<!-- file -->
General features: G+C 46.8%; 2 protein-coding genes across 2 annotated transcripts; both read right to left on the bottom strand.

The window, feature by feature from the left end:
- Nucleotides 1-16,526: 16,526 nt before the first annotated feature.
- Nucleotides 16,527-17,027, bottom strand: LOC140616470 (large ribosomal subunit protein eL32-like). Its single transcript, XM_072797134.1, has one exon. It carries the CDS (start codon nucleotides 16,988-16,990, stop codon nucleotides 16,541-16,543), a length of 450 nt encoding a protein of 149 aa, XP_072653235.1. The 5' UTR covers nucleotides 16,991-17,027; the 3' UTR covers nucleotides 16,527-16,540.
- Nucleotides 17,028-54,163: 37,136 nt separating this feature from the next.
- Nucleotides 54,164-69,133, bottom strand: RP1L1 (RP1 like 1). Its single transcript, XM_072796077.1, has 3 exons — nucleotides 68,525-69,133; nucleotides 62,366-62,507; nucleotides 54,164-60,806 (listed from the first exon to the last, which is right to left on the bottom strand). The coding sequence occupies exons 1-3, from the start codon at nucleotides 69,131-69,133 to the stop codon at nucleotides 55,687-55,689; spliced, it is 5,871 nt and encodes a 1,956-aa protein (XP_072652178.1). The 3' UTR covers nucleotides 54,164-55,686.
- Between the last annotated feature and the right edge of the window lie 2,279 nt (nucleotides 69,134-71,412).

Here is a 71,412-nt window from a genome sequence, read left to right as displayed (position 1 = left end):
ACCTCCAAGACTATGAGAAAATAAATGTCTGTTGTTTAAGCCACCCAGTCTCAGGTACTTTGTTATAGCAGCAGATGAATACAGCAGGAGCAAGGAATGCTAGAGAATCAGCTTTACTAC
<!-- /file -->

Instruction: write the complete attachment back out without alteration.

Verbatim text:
General features: G+C 46.8%; 2 protein-coding genes across 2 annotated transcripts; both read right to left on the bottom strand.

The window, feature by feature from the left end:
- Nucleotides 1-16,526: 16,526 nt before the first annotated feature.
- Nucleotides 16,527-17,027, bottom strand: LOC140616470 (large ribosomal subunit protein eL32-like). Its single transcript, XM_072797134.1, has one exon. It carries the CDS (start codon nucleotides 16,988-16,990, stop codon nucleotides 16,541-16,543), a length of 450 nt encoding a protein of 149 aa, XP_072653235.1. The 5' UTR covers nucleotides 16,991-17,027; the 3' UTR covers nucleotides 16,527-16,540.
- Nucleotides 17,028-54,163: 37,136 nt separating this feature from the next.
- Nucleotides 54,164-69,133, bottom strand: RP1L1 (RP1 like 1). Its single transcript, XM_072796077.1, has 3 exons — nucleotides 68,525-69,133; nucleotides 62,366-62,507; nucleotides 54,164-60,806 (listed from the first exon to the last, which is right to left on the bottom strand). The coding sequence occupies exons 1-3, from the start codon at nucleotides 69,131-69,133 to the stop codon at nucleotides 55,687-55,689; spliced, it is 5,871 nt and encodes a 1,956-aa protein (XP_072652178.1). The 3' UTR covers nucleotides 54,164-55,686.
- Between the last annotated feature and the right edge of the window lie 2,279 nt (nucleotides 69,134-71,412).

Here is a 71,412-nt window from a genome sequence, read left to right as displayed (position 1 = left end):
ACCTCCAAGACTATGAGAAAATAAATGTCTGTTGTTTAAGCCACCCAGTCTCAGGTACTTTGTTATAGCAGCAGATGAATACAGCAGGAGCAAGGAATGCTAGAGAATCAGCTTTACTAC